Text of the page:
One of the reasons the discussion emphasizes climate displacees is because oftentimes climate migrants can be perceived as economic migrants, those who move primarily for economic reasons. This is especially true since most climate migration trends toward domestic urbanization. Often, what compels people to move is “not so much the pull of economic opportunity as the push of a changing climate.” (The Guardian). Thus, it is critical to research not only the numbers and locations of migrants, but also their personal stories and reasons for departure.
Migration exacerbates existing instability, and can lead to conflict. For example, the climate change induced droughts of 2006-2011 contributed to mass internal displacement within Syria. Since the drought lead to increased poverty and relocation to urban areas, “That internal displacement may have contributed to the social unrest that precipitated the civil war.” (TIME). Other regions, such as the Sahel, are also experiencing a surge in climate migrants due to droughts and floods, for example in 2013 it was estimated that about 30% of households in part of Burkina Faso’s Sahel zone have moved away in the past 20 years because they could no longer survive on the infertile land. Small island states are also especially vulnerable to climate change due to their small size, low elevation, remote geographical location, and concentration of infrastructure along coastlines. Climate migrants and displacees from these areas could have a significant impact on the security of countries that take them in. For example, under a 1986 compact, the roughly 70,000 residents of the Marshall Islands, because of their long military ties to Washington, are free to immigrate to the United States.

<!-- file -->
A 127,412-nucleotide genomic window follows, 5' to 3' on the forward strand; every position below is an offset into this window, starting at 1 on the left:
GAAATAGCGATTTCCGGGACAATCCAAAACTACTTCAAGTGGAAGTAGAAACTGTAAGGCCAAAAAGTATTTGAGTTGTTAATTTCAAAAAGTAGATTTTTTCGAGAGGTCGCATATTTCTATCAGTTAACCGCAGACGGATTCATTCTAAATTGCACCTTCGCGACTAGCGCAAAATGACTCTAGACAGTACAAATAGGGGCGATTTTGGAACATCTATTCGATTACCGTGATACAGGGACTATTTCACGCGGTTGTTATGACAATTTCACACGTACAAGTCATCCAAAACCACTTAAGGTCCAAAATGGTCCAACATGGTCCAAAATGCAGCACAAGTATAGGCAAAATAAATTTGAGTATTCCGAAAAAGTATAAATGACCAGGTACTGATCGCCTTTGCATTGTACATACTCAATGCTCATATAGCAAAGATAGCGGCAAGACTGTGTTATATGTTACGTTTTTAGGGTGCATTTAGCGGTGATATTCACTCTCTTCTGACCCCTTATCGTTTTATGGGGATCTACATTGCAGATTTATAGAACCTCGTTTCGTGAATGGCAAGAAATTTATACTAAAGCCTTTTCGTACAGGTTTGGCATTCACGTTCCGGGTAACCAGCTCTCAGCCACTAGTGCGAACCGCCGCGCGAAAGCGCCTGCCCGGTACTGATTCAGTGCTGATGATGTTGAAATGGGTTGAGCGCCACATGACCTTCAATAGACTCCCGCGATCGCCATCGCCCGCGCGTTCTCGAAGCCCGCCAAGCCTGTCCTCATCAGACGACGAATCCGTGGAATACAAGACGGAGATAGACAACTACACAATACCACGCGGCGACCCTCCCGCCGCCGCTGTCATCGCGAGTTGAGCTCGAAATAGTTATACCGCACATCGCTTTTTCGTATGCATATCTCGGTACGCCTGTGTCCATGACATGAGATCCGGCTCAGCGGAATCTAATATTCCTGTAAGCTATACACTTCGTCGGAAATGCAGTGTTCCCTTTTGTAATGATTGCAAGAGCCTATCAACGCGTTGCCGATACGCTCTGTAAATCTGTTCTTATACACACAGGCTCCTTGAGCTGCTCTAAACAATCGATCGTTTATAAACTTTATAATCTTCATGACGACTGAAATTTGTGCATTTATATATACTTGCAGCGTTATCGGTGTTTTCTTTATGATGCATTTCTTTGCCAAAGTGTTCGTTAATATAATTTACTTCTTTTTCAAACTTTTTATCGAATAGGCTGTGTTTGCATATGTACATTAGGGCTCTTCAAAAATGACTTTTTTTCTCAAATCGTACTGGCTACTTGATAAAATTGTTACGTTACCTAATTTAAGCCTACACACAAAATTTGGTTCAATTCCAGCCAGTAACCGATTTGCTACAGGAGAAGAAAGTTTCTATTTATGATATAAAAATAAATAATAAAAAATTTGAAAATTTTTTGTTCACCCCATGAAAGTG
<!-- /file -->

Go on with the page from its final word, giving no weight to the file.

But this is not just a foreign issue, the number of American climate migrants and displacees is expected to rise. Recently, the Isle de Jean Charles in Louisiana received the first allocation of federal tax dollars to move an entire community struggling with the impacts of climate change. In January, the Department of Housing and Urban Development announced grants totaling $1 billion in 13 states to help communities adapt to climate change, by building stronger levees, dams and drainage systems. But in some cases, money will not be able to move fast enough to save communities. The Yupik community in Newtok, Alaska is predicted to be completely underwater by 2017.
Globally, protection for climate migrants and displacees remains inadequate, leaving millions of people vulnerable to the harsh conditions of an ever-changing climate. There is a need for a strong inter-governmental system of protection. If left without protection, millions of migrants and displacees will put a strain on governments worldwide, and contribute to instability. Additionally, countries need to continue working to stop climate change, as like all problems, climate migration is easier to prevent than correct.